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Custom Verification Routines

This section describes how to create a custom verification routine for the UI Accessibility Checker (AccChecker) tool.

UI Accessibility Checker (AccChecker) is an accessibility test tool designed to verify the implementation of Microsoft Active Accessibility (MSAA) in a control or application UI. High impact accessibility issues that might be exposed by the MSAA implementation are tested with a set of built-in automated verification routines. These native verification routines can be augmented with customized routines using the extensible AccChecker platform.

Creating a Custom Verification

A custom verification is built as a class library (DLL) that implements a single interface (IVerificationRoutine) containing one member (Execute):


void Execute(
    System.IntPtr hwnd, 
    AccCheck.Logging.ILogger logger, 
    bool AllowUI, 
    AccCheck.GraphicsHelper graphics
);

Parameters

hwnd

Type: System.IntPtr

The HWND of the element being verified.

logger

Type: AccCheck.Logging.ILogger

The selected logging method. Possible types include AccumulatingLogger (used by AccChecker to cache all log entries until verifications are complete), ConsoleLogger, TextFileLogger, and XMLSerializingLogger.

AllowUI

Type: bool

Indicates whether the verification routine displays the UI it is testing. Generally set to false in automated testing scenarios.

graphics

Type: AccCheck.GraphicsHelper

Used for screenshots and other visualizations within AccChecker.

Sample Custom Verification

The following example is a C# custom verification that performs a simple element tree depth check. An error is logged if the element tree is greater than 50 levels deep, a warning is logged if the element tree is 20 to 50 levels deep, and an informational message is logged otherwise.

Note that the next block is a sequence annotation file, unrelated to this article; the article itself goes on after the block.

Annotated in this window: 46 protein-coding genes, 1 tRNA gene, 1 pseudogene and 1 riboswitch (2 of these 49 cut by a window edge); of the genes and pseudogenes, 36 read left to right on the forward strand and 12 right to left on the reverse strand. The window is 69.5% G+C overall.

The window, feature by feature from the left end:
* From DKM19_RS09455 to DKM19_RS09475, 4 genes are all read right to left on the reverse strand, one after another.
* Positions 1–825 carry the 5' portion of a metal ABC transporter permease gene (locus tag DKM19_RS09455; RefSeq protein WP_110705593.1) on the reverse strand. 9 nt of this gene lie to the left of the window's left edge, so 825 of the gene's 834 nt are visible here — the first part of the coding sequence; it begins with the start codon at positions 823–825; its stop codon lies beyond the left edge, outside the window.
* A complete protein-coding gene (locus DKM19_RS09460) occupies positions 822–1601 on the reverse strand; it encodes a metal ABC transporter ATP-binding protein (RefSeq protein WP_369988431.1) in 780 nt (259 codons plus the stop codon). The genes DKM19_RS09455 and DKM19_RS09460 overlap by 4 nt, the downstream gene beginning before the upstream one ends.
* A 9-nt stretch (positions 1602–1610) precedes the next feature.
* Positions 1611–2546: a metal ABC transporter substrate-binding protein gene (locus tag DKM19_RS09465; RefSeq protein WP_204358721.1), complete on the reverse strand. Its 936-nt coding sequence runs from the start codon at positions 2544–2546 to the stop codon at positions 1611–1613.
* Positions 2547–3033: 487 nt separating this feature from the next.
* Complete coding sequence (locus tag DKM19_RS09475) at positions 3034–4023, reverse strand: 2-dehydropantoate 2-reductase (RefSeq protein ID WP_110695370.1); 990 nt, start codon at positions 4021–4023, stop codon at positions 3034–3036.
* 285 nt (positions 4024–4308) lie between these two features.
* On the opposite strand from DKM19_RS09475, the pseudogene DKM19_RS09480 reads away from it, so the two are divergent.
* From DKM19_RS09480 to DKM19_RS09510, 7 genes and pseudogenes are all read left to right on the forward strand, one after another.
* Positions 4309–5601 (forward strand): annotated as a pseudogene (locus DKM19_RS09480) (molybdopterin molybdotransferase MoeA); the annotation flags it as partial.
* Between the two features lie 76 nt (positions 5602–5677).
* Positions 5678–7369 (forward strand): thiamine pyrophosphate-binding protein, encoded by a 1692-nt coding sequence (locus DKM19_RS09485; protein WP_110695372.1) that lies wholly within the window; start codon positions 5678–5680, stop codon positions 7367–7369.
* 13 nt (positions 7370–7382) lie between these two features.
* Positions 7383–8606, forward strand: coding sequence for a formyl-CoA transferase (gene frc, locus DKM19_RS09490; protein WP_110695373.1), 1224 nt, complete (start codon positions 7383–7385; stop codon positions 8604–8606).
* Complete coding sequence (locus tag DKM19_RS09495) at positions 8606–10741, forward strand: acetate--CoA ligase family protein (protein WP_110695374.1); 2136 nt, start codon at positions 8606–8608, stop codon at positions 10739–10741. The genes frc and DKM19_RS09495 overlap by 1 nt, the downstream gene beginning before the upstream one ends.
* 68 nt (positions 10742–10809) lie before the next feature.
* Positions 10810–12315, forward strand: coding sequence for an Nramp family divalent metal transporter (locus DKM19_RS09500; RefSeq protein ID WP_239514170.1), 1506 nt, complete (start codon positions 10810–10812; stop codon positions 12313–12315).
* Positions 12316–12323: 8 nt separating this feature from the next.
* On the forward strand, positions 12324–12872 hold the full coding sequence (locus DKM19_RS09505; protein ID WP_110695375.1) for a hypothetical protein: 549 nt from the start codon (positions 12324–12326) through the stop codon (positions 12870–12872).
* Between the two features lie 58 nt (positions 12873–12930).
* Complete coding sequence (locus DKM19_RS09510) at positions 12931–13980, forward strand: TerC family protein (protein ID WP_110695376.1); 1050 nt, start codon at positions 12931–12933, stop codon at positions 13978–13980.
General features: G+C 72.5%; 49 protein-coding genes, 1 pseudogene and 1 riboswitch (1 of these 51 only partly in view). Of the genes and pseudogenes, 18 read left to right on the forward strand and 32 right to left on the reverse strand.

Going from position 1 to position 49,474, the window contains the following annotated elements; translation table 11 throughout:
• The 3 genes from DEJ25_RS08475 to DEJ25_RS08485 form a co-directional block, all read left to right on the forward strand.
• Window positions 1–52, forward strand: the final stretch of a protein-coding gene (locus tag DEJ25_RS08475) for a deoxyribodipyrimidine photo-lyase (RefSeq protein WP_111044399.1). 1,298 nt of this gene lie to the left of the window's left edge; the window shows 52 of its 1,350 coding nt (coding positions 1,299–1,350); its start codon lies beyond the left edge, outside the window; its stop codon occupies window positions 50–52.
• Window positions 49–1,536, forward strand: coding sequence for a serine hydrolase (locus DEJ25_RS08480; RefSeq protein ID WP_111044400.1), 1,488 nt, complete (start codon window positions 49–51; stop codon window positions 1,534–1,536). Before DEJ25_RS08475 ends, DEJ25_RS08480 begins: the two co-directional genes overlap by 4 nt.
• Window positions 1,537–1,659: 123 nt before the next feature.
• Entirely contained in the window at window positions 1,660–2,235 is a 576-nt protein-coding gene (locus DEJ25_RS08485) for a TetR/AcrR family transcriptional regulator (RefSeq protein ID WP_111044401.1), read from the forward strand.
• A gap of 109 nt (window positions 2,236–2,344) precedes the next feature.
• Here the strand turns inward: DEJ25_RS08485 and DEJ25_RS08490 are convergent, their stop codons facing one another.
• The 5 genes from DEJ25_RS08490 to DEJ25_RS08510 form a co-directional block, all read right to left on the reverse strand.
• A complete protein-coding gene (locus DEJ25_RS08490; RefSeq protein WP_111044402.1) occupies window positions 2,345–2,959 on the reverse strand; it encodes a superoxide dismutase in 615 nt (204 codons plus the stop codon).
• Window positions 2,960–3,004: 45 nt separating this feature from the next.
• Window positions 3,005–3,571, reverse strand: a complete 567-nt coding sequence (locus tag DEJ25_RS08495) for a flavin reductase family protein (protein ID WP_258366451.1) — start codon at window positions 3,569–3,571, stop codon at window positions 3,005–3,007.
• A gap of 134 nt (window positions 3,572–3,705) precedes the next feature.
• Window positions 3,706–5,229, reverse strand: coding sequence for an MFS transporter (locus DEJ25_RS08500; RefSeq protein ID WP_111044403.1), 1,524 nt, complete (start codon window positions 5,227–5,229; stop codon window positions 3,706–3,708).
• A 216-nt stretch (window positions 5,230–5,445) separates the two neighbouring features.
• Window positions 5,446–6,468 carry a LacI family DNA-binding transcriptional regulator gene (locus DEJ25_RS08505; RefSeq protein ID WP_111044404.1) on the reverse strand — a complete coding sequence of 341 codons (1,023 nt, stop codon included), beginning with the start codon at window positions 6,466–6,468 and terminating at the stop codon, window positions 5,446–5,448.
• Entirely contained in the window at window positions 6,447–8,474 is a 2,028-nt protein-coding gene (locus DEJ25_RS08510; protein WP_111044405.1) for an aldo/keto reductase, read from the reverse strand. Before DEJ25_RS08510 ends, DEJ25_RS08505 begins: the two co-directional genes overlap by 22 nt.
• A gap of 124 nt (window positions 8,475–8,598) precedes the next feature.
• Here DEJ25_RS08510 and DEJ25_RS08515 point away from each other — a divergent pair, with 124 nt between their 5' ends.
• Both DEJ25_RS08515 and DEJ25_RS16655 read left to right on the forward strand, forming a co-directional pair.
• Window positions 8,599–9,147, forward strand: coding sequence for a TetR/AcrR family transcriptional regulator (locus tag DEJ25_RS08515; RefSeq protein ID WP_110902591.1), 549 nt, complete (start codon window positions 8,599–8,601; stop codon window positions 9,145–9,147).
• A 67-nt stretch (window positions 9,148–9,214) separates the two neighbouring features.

using System;
using System.Collections.Generic;
using System.Text;
using AccCheck;
using AccCheck.Logging;
using AccCheck.Verification;

namespace VerificationRoutines
{
    \\ Verification routine attributes.
    \\ If these values are not specified, the verification will not be displayed in the 
    \\ AccChecker UI. However, it is still loaded and will be included in all subsequent 
    \\ verification runs since it cannot be unchecked and excluded.
    [Verification(
        // Title - the title of the verification routine.
        "Sample Check Tree Depth",
        // Description - this attribute is not currently displayed.
        "Checks that the accessibility tree isn't excessively deep.",
        // Group Title - the verification group to add the routine. This can be a new or 
        //  existing group.
        Group = "TreeDepthCheck"
        )]

    public class CheckTreeDepth : IVerificationRoutine
    {
        private const int S_OK = 0;
        private const int ERROR_TREE_DEPTH = 50;
        private const int WARNING_TREE_DEPTH = 20;
        private int _depth = 0;

        private void TraverseTree(Accessible parent, int level)
        {
            if (level > _depth)
            {
                _depth = level;
            }

            // never go deeper than ERROR_TREE_DEPTH, that's a sign of a loop
            if (_depth > ERROR_TREE_DEPTH)
            {
                return;
            }

            Accessible[] children;
            if (parent.Children(out children) == S_OK)
            {
                foreach (Accessible child in children)
                {
                    TraverseTree(child, level + 1);
                }
            }
        }

        public void Execute(IntPtr hwnd, ILogger logger, bool AllowUI, 
                GraphicsHelper graphics)
        {
            Accessible root;
            if (Accessible.FromWindow(hwnd, out root) == S_OK)
            {
                TraverseTree(root, 0);
            }
            else
            {
                return;
            }

            if (_depth >= ERROR_TREE_DEPTH)
            {
                logger.Log(new LogEvent(EventLevel.Error, "DepthCheck", String.Format(